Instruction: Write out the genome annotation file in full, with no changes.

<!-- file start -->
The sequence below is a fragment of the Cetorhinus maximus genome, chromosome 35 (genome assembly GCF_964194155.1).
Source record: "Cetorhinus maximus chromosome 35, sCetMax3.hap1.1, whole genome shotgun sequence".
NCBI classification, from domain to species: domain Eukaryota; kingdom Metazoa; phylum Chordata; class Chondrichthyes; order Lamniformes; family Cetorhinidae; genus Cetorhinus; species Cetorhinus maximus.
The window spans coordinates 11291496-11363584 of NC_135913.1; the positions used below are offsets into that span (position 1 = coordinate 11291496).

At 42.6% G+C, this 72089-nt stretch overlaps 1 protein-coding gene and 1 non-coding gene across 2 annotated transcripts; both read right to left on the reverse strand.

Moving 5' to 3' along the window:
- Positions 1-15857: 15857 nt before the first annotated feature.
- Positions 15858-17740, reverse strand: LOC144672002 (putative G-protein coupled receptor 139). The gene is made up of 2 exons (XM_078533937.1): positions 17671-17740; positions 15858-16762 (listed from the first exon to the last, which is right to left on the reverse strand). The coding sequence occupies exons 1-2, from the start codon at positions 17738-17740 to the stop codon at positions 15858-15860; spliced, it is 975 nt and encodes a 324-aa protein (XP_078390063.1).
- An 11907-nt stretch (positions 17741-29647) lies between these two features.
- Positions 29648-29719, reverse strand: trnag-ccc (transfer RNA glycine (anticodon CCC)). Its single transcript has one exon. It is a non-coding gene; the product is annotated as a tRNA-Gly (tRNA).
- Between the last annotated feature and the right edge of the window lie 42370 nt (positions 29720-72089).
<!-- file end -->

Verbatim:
The sequence below is a fragment of the Cetorhinus maximus genome, chromosome 35 (genome assembly GCF_964194155.1).
Source record: "Cetorhinus maximus chromosome 35, sCetMax3.hap1.1, whole genome shotgun sequence".
NCBI classification, from domain to species: domain Eukaryota; kingdom Metazoa; phylum Chordata; class Chondrichthyes; order Lamniformes; family Cetorhinidae; genus Cetorhinus; species Cetorhinus maximus.
The window spans coordinates 11291496-11363584 of NC_135913.1; the positions used below are offsets into that span (position 1 = coordinate 11291496).

At 42.6% G+C, this 72089-nt stretch overlaps 1 protein-coding gene and 1 non-coding gene across 2 annotated transcripts; both read right to left on the reverse strand.

Moving 5' to 3' along the window:
- Positions 1-15857: 15857 nt before the first annotated feature.
- Positions 15858-17740, reverse strand: LOC144672002 (putative G-protein coupled receptor 139). The gene is made up of 2 exons (XM_078533937.1): positions 17671-17740; positions 15858-16762 (listed from the first exon to the last, which is right to left on the reverse strand). The coding sequence occupies exons 1-2, from the start codon at positions 17738-17740 to the stop codon at positions 15858-15860; spliced, it is 975 nt and encodes a 324-aa protein (XP_078390063.1).
- An 11907-nt stretch (positions 17741-29647) lies between these two features.
- Positions 29648-29719, reverse strand: trnag-ccc (transfer RNA glycine (anticodon CCC)). Its single transcript has one exon. It is a non-coding gene; the product is annotated as a tRNA-Gly (tRNA).
- Between the last annotated feature and the right edge of the window lie 42370 nt (positions 29720-72089).